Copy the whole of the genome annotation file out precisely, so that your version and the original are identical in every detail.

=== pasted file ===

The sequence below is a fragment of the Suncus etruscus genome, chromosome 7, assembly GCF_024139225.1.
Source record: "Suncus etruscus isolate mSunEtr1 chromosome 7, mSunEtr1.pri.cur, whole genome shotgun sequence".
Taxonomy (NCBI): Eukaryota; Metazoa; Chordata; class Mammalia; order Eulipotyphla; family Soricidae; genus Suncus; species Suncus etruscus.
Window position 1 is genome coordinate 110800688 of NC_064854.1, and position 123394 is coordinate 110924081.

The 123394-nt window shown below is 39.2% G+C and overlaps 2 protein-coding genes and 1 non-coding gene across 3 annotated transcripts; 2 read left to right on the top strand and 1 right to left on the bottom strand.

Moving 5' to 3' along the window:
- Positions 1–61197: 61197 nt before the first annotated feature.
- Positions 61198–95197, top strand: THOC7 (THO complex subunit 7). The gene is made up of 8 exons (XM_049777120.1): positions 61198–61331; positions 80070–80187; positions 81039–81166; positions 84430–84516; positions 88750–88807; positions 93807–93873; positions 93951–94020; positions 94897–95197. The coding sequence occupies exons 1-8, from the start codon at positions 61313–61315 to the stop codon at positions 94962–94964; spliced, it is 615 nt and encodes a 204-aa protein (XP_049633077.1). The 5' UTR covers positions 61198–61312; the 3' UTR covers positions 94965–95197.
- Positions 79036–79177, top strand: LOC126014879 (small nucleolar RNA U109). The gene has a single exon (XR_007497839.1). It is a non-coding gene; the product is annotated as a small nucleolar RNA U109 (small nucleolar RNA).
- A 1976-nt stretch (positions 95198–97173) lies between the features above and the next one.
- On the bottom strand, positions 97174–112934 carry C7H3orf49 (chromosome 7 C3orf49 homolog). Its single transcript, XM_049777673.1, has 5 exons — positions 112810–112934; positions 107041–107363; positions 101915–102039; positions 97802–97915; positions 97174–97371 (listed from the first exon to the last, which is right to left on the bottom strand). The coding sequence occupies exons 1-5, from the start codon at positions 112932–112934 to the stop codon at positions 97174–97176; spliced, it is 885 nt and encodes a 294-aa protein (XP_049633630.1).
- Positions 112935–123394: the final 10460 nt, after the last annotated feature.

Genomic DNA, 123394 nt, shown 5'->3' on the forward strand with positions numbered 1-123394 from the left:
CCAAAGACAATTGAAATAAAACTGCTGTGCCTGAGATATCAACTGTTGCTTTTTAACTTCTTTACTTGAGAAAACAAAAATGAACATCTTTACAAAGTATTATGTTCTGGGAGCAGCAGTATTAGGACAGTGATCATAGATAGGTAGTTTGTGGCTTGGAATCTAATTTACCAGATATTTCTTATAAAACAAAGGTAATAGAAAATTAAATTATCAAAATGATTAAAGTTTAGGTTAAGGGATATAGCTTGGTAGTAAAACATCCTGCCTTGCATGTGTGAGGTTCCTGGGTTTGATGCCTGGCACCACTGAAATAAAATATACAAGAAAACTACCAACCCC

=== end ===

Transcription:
The sequence below is a fragment of the Suncus etruscus genome, chromosome 7, assembly GCF_024139225.1.
Source record: "Suncus etruscus isolate mSunEtr1 chromosome 7, mSunEtr1.pri.cur, whole genome shotgun sequence".
Taxonomy (NCBI): Eukaryota; Metazoa; Chordata; class Mammalia; order Eulipotyphla; family Soricidae; genus Suncus; species Suncus etruscus.
Window position 1 is genome coordinate 110800688 of NC_064854.1, and position 123394 is coordinate 110924081.

The 123394-nt window shown below is 39.2% G+C and overlaps 2 protein-coding genes and 1 non-coding gene across 3 annotated transcripts; 2 read left to right on the top strand and 1 right to left on the bottom strand.

Moving 5' to 3' along the window:
- Positions 1–61197: 61197 nt before the first annotated feature.
- Positions 61198–95197, top strand: THOC7 (THO complex subunit 7). The gene is made up of 8 exons (XM_049777120.1): positions 61198–61331; positions 80070–80187; positions 81039–81166; positions 84430–84516; positions 88750–88807; positions 93807–93873; positions 93951–94020; positions 94897–95197. The coding sequence occupies exons 1-8, from the start codon at positions 61313–61315 to the stop codon at positions 94962–94964; spliced, it is 615 nt and encodes a 204-aa protein (XP_049633077.1). The 5' UTR covers positions 61198–61312; the 3' UTR covers positions 94965–95197.
- Positions 79036–79177, top strand: LOC126014879 (small nucleolar RNA U109). The gene has a single exon (XR_007497839.1). It is a non-coding gene; the product is annotated as a small nucleolar RNA U109 (small nucleolar RNA).
- A 1976-nt stretch (positions 95198–97173) lies between the features above and the next one.
- On the bottom strand, positions 97174–112934 carry C7H3orf49 (chromosome 7 C3orf49 homolog). Its single transcript, XM_049777673.1, has 5 exons — positions 112810–112934; positions 107041–107363; positions 101915–102039; positions 97802–97915; positions 97174–97371 (listed from the first exon to the last, which is right to left on the bottom strand). The coding sequence occupies exons 1-5, from the start codon at positions 112932–112934 to the stop codon at positions 97174–97176; spliced, it is 885 nt and encodes a 294-aa protein (XP_049633630.1).
- Positions 112935–123394: the final 10460 nt, after the last annotated feature.

Genomic DNA, 123394 nt, shown 5'->3' on the forward strand with positions numbered 1-123394 from the left:
CCAAAGACAATTGAAATAAAACTGCTGTGCCTGAGATATCAACTGTTGCTTTTTAACTTCTTTACTTGAGAAAACAAAAATGAACATCTTTACAAAGTATTATGTTCTGGGAGCAGCAGTATTAGGACAGTGATCATAGATAGGTAGTTTGTGGCTTGGAATCTAATTTACCAGATATTTCTTATAAAACAAAGGTAATAGAAAATTAAATTATCAAAATGATTAAAGTTTAGGTTAAGGGATATAGCTTGGTAGTAAAACATCCTGCCTTGCATGTGTGAGGTTCCTGGGTTTGATGCCTGGCACCACTGAAATAAAATATACAAGAAAACTACCAACCCC